Trust is implicitly required in return business, er trade. Some have it, some well known brands trade on it. But a discerning public c.f 44 circa percent of US folk have lost trust in the media, tells a different story. They will stay in a motel overnight if their brand doesn’t show respect. Content may certainly not be king, but it does stay close to his Highness. It boils down to the quality. Not always, but enough. TV viewers will tolerate fuzzy pics from a phone cam, but they’ll want their host to make sense, to offer food for thought, to offer qualilty at some point between the news and the next real life (sic) show. That’s why I’m responding to this blog – my third time only – i’m feeling the fibre.
    Imperceptibly or otherwise natural selection will demonstrate our penchant to share new spaces, which have deeper regions of value, trust, responsiveness. How long? And will the juggernauts be able to turn their vessels around fast enough before, and some might suggest rightly so, become irrelevant is a blog- in- the -waiting.
    Restoring the Trust interactive video can be seen on http://www.viewmagazine.tv

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  • Paul in NJ

    According to Jeff Jarvis, “The value is no longer in owning content or distribution. The value is in relationships. The value is in trust.” Commenter Alan Kellogg chimes in that “Those who consistently produce good content will garner a good reputation.”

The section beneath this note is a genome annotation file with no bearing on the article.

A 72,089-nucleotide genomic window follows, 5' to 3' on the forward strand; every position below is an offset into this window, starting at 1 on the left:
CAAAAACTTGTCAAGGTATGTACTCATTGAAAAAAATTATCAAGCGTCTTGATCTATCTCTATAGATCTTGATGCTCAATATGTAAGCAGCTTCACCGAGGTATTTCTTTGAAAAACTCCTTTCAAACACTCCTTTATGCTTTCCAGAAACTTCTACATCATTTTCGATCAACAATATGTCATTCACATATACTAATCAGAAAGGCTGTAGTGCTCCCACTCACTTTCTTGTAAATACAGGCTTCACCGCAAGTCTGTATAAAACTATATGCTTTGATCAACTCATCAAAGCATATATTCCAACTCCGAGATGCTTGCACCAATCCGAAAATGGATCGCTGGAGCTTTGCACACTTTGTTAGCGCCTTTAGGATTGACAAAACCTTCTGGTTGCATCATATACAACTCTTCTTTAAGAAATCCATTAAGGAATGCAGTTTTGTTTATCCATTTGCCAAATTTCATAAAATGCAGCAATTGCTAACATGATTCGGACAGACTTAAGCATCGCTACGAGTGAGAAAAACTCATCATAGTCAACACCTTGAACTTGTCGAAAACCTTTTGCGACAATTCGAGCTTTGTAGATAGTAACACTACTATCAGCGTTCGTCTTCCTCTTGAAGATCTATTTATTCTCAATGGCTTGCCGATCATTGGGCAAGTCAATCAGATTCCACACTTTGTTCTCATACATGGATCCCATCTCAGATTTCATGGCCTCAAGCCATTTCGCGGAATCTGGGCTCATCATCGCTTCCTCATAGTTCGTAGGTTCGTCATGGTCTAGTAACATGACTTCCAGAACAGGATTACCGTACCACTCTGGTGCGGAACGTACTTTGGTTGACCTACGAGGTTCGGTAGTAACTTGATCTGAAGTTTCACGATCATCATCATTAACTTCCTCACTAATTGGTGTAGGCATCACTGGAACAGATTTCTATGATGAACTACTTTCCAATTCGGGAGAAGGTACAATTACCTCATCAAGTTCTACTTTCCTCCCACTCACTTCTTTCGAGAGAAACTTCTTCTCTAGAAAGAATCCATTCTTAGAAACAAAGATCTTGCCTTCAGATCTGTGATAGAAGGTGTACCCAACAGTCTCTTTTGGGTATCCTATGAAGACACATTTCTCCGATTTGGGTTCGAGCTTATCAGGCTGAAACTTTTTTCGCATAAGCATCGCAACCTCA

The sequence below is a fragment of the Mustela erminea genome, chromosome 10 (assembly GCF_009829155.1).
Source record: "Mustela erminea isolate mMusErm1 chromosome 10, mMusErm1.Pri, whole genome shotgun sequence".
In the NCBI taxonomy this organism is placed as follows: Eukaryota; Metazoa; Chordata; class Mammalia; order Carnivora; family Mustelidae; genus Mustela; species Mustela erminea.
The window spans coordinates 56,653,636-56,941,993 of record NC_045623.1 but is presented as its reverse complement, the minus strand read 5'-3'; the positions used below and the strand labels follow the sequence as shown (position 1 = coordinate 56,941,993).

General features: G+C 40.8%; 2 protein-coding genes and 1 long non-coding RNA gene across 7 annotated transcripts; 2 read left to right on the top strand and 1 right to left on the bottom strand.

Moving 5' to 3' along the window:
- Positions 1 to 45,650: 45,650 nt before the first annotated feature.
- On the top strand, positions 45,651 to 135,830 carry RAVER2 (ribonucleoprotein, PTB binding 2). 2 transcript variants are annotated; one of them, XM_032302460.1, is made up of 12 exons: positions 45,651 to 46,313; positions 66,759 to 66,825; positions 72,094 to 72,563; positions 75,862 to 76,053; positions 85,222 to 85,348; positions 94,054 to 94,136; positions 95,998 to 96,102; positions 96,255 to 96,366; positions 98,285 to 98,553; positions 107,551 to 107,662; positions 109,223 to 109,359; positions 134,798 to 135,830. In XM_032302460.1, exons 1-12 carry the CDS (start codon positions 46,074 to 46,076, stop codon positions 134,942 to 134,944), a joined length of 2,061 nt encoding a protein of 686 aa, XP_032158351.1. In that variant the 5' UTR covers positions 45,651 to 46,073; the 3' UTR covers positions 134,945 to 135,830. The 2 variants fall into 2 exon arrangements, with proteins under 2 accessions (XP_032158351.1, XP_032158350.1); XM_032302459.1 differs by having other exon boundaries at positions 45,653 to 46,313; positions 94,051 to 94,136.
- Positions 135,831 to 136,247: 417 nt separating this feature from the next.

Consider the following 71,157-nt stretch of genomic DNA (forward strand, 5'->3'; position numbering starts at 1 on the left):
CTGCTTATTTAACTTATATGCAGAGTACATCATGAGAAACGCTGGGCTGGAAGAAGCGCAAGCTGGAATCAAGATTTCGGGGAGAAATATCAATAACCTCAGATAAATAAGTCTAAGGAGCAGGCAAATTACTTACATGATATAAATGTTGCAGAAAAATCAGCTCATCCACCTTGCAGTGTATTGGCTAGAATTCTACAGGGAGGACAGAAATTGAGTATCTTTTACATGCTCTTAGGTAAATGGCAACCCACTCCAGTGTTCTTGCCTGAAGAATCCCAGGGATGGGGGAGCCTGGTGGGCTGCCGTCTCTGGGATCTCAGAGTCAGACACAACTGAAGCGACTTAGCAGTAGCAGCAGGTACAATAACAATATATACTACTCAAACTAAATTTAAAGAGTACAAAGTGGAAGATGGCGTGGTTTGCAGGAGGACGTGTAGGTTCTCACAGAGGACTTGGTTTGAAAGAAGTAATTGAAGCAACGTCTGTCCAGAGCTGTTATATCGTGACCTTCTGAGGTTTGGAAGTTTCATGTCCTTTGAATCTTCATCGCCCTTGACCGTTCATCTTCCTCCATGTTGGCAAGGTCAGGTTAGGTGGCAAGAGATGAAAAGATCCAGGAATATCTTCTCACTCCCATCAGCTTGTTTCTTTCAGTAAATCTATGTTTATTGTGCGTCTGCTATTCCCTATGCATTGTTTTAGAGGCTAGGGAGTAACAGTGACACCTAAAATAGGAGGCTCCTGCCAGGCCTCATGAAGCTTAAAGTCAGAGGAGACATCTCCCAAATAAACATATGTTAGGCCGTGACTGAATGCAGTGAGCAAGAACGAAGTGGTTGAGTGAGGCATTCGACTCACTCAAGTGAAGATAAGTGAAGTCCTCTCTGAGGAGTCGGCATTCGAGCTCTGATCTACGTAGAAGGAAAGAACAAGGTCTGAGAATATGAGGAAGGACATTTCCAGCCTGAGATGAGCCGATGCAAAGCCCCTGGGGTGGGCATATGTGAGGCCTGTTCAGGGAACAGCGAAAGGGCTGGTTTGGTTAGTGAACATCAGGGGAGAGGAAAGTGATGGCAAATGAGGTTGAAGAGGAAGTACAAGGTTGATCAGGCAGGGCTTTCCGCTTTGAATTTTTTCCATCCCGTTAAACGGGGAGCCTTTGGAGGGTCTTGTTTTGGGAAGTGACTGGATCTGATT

Yes to Alan; sorry, Jeff. The company I work for (and partly own) learned that lesson early in our 26-year existence. We produce good content, sell some of it, and give away much more. We have earned a GREAT rep; we’re trusted. And pre-Web, we made a good living.

    But ‘relationships’ and ‘trust’ don’t pay the bills in any company. Any way you slice it, you gotta make a buck along the way. If you don’t own the content (and/or the distribution rights), just what do you have to sell? You can’t sell your trust; if you try, you lose it.

    Say some more about _that_ and I’ll be listening.

    Sign me: new-media believer/cynic.

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  • hoffmanrandy

    Referring to “old media” is like referring to the “fashion industry.” What does either really mean? Dave Winer and Paris Hilton both buy clothes, so they’re both a part of the “fashion industry.” Yeah, right! Like “old media” it lacks context.

    In my opinion, a more practical discussion takes place with specificity. For example, primetime television programming. This “old media” application was always driven by consumers; remember ratings? Now, new technologies are allowing viewers/consumers to apply more control over primetime programs. And content creators/owners will respond. As peterme above referenced, it’s the connectivity. Some viewer communites will watch LOST with an antenna. Some viewer communities will watch on cable or satellite. Other viewer communities will choose a PVR, cell phone, mind implant…whatever. The point is, all these communites have a common connectivity, and as such have value. Value to advertisers and content makers/owners. That value can be monetized. “Old media” knows this and understands this. But like the smoker preparing to quit; you know where you’re going to end up, but the process and the pain to get there are still in front of you.

    How will this connectivity community evlove in the world of the written world. That’s more difficult to fully see at this point. But it will happen, and common connectivity communites will exist and be easy to monetize. But of course, there will be plenty of smoke along the way.

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  • J Duncan

    Careful Jeff, you sound like we are back in 2001 at the height of the last Internet boom “trust is the kingdom of conversation?”